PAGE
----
Quarantine Review – Exactly Like the Original, and That’s Why It Works” width=”560″/>
Early in 2008, Spanish directors Jaume Balaguero and Paco Plaza made a shot-on-video horror flick called Rec that became a film festival must-see and then played to great acclaim across Europe. Shot with a first-person camera, it follows a cheesy late night TV show’s camera crew as they shadow a company of firefighters on their all-night shift. The firefighters get called to a building where it quickly becomes clear that flesh-eating zombies are on the loose, and the crew wind up trapped inside and fighting for their lives.
Sony Screen Gems bought both the distribution rights and the remake rights to Rec and have made a shot-for-shot English-language remake called Quarantine. The original Rec was a low budget affair with one single goal: To make the audience jump. And it worked; it’s a movie that has you springing out of your seat like a Mexican jumping bean. The question is: Does Quarantine achieve the same results?
Helmed by low budget horror director John Erick Dowdle, Quarantine slavishly follows the Rec template. Jennifer Carpenter (Emily Rose in The Exorcism of Emily Rose ) plays Angela, the on-camera talent in a two-person camera crew for a cheesy late night TV show shadowing a
company of firefighters on their all-night shift. The firefighters get
called to a building where it quickly becomes clear that flesh-eating
zombies are on the loose, and the crew wind up trapped inside and
fighting for their lives.
Fortunately, Quarantine has the same low ambitions that Rec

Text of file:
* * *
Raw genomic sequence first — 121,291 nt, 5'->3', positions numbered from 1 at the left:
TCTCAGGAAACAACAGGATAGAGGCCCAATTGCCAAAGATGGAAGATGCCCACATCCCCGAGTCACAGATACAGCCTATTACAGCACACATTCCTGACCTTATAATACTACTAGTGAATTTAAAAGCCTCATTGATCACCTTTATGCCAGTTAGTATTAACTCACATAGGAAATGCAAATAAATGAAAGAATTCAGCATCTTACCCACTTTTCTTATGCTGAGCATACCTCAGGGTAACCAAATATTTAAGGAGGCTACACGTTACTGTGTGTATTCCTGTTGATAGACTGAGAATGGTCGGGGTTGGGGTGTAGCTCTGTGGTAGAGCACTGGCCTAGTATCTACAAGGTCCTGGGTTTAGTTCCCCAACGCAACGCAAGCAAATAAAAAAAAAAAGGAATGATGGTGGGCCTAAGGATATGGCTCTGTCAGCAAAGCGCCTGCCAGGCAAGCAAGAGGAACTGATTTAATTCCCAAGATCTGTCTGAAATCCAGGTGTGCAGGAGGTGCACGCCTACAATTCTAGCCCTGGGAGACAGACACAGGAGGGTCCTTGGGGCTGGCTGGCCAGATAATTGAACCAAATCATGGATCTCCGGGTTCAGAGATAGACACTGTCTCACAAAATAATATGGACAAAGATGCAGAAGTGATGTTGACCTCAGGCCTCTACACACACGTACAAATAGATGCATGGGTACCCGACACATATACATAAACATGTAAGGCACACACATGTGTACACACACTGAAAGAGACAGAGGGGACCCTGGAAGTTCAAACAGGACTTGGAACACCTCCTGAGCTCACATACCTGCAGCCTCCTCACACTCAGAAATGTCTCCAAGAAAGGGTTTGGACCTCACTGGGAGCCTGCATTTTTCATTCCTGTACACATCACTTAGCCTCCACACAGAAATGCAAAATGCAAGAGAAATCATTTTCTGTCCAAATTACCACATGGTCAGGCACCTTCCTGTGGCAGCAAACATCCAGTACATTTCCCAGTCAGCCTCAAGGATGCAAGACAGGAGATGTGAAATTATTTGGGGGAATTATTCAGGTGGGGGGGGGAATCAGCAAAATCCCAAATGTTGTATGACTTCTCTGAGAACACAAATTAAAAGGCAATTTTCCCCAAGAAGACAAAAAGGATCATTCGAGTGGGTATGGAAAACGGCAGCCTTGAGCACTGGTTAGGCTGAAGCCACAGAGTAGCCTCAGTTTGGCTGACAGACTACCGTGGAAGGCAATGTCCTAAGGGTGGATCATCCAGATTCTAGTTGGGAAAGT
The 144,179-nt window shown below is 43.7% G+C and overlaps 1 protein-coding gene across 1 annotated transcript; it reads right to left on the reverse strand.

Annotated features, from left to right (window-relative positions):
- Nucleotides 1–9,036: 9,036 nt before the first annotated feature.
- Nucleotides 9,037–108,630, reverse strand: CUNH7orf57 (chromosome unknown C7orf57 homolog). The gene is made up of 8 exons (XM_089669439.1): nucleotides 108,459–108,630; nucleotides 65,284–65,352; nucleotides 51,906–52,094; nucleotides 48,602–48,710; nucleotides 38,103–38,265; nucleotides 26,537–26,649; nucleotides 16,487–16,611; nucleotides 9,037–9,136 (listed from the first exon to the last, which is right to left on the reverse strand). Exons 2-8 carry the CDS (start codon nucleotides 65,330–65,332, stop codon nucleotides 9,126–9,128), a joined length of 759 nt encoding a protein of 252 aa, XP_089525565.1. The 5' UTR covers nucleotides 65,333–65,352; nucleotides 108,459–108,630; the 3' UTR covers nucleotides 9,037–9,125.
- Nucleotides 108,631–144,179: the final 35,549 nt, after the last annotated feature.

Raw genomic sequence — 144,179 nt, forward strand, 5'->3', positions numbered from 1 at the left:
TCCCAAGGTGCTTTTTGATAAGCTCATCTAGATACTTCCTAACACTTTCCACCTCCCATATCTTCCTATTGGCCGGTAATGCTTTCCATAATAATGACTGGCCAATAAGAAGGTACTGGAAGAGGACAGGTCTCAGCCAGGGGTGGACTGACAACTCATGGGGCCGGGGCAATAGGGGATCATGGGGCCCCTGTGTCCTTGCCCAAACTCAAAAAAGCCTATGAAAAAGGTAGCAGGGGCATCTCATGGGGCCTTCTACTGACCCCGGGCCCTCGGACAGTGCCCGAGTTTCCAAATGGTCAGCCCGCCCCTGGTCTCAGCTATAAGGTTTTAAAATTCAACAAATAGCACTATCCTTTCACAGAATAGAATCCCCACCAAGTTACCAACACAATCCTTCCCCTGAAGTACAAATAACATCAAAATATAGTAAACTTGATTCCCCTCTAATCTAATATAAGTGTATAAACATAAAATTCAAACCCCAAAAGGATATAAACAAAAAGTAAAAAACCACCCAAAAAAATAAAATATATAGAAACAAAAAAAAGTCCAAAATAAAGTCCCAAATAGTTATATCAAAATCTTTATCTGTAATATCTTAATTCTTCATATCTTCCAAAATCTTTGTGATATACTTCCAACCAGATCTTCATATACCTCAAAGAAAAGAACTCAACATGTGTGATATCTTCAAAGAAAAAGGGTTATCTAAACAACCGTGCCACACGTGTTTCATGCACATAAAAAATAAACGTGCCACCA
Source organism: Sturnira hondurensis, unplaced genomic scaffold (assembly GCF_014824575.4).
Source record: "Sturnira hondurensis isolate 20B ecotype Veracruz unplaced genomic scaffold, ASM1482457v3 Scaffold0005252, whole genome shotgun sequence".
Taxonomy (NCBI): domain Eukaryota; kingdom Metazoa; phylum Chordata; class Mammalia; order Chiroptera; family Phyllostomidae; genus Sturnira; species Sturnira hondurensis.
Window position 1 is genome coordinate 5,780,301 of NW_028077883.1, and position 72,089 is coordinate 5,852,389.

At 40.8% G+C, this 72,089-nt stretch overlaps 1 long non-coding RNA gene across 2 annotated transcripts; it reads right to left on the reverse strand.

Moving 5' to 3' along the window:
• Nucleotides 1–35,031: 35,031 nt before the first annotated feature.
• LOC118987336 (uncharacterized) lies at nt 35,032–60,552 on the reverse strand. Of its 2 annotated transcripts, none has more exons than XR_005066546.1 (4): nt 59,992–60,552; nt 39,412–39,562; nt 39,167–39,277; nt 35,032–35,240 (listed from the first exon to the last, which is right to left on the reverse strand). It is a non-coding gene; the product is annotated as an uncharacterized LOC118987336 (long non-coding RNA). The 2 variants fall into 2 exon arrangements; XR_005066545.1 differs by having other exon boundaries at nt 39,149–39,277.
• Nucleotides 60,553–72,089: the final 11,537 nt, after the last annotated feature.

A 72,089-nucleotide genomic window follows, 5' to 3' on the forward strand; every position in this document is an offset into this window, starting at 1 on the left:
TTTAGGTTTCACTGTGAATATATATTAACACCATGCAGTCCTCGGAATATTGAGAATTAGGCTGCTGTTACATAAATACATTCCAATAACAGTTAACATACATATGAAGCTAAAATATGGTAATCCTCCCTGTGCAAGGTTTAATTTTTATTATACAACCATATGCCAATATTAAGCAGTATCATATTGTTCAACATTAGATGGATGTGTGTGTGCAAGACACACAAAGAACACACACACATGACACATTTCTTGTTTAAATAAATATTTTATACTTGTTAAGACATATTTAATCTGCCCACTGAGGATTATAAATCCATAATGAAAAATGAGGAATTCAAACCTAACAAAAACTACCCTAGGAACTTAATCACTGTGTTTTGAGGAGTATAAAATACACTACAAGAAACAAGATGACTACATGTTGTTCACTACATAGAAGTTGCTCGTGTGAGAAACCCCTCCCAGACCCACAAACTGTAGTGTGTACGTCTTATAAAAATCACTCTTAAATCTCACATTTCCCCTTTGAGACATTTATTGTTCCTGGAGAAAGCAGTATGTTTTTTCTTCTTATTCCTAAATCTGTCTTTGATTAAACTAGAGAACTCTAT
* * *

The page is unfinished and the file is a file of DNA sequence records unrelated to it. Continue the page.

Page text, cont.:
did (to scream “Boo!” at every opportunity) and it goes after its goal
with the same single-minded, low brow “anything goes” attitude. Some
original material with a killer rat, a killer dog and some gruesome
nail-biting are all thrown in — and all of it works. The disturbing
nudity has been removed (in Rec, several of the zombies are naked old people; in Quarantine
they wear tasteful, blood-splattered nightgowns and diapers). On the
other hand, buttressing the notion that Americans like violence but not
sex, the geriatric cheesecake is gone, but the gore is beefed up… and
it’s wet and sticky in all the right places. Some of the dialogue is
patently ridiculous, and Jennifer Carpenter has a few nervous
breakdowns that should have stayed in her acting workshop, but overall Quarantine, like Rec, aims low and scores.
So is Rec (and its carbon copy Quarantine) really all
that and a bag of chips? Let me put it to you this way. At one point in
Quarantine, a zombie is beaten to death with the POV camera. By
audiences get to the end of this adrenalized spook house, they’re going
to think that zombie got off lightly. If I were a betting man, I’d say
it would probably be number two or three at the box office this
weekend, and kudos to Sony Screen Gems for not messing up what they
had. I’m not sure that the movie should have been remade in the first
place, but in this day and age when horror remakes outnumber the
originals two-to-one, this is how remakes should be: Virtually
indistinguishable from the original.
Grady Hendrix is one of the founders and programmers of the New York Asian Film Festival. He writes about Asian film for Variety at Kaiju Shakedown and should have found something better to do with his life by now.